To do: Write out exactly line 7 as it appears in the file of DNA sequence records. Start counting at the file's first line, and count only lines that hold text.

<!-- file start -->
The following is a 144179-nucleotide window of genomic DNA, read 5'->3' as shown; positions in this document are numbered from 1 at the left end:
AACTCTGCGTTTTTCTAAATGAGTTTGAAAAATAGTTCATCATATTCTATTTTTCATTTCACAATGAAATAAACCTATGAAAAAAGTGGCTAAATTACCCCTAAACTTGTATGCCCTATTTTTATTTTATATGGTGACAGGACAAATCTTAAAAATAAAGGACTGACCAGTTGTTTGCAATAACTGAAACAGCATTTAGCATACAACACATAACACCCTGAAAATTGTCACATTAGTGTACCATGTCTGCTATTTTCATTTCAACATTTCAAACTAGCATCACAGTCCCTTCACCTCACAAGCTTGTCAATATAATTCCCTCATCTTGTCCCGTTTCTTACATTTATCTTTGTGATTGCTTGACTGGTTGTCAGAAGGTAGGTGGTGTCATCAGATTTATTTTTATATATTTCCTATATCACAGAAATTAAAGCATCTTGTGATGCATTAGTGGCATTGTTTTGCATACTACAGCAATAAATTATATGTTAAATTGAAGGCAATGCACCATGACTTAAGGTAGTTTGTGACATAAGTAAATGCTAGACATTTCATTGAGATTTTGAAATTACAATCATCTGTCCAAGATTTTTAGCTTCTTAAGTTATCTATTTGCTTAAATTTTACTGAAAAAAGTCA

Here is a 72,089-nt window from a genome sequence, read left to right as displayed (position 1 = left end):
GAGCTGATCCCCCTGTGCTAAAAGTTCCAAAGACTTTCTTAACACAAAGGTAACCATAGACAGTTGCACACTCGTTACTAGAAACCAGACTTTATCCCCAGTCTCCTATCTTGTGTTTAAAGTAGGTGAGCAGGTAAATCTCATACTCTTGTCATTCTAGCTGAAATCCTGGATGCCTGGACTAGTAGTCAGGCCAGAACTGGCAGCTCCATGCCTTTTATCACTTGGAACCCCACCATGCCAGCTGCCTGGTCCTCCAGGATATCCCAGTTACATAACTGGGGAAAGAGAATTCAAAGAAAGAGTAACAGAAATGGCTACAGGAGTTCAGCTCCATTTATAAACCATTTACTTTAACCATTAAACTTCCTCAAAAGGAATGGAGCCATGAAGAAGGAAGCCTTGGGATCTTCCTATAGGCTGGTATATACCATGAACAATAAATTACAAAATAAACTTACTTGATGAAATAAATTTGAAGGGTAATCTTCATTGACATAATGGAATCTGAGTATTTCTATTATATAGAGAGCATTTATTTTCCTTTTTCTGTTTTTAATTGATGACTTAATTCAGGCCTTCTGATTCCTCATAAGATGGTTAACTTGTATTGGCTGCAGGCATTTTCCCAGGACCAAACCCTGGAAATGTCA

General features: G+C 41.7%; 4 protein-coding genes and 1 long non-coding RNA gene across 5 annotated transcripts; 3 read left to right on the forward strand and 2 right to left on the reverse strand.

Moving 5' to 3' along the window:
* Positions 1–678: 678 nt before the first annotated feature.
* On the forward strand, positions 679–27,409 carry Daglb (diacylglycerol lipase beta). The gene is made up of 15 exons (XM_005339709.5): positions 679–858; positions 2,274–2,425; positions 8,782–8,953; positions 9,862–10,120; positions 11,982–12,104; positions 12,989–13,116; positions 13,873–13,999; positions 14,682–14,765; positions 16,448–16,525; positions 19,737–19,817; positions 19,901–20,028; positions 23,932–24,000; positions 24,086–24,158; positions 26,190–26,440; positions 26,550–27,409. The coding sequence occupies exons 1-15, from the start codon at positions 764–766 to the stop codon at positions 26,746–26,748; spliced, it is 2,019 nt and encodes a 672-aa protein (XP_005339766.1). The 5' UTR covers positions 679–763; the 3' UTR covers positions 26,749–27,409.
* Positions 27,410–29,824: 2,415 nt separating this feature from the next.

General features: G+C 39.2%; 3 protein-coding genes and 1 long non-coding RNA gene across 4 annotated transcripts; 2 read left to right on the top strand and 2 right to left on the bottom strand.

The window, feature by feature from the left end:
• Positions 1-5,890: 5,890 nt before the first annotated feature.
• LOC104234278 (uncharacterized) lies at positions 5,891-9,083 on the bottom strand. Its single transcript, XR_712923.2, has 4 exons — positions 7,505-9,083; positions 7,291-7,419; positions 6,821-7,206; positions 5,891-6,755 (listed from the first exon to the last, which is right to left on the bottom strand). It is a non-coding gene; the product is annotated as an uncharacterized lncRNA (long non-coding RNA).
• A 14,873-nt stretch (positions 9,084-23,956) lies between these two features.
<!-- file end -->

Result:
* Positions 1–678: 678 nt before the first annotated feature.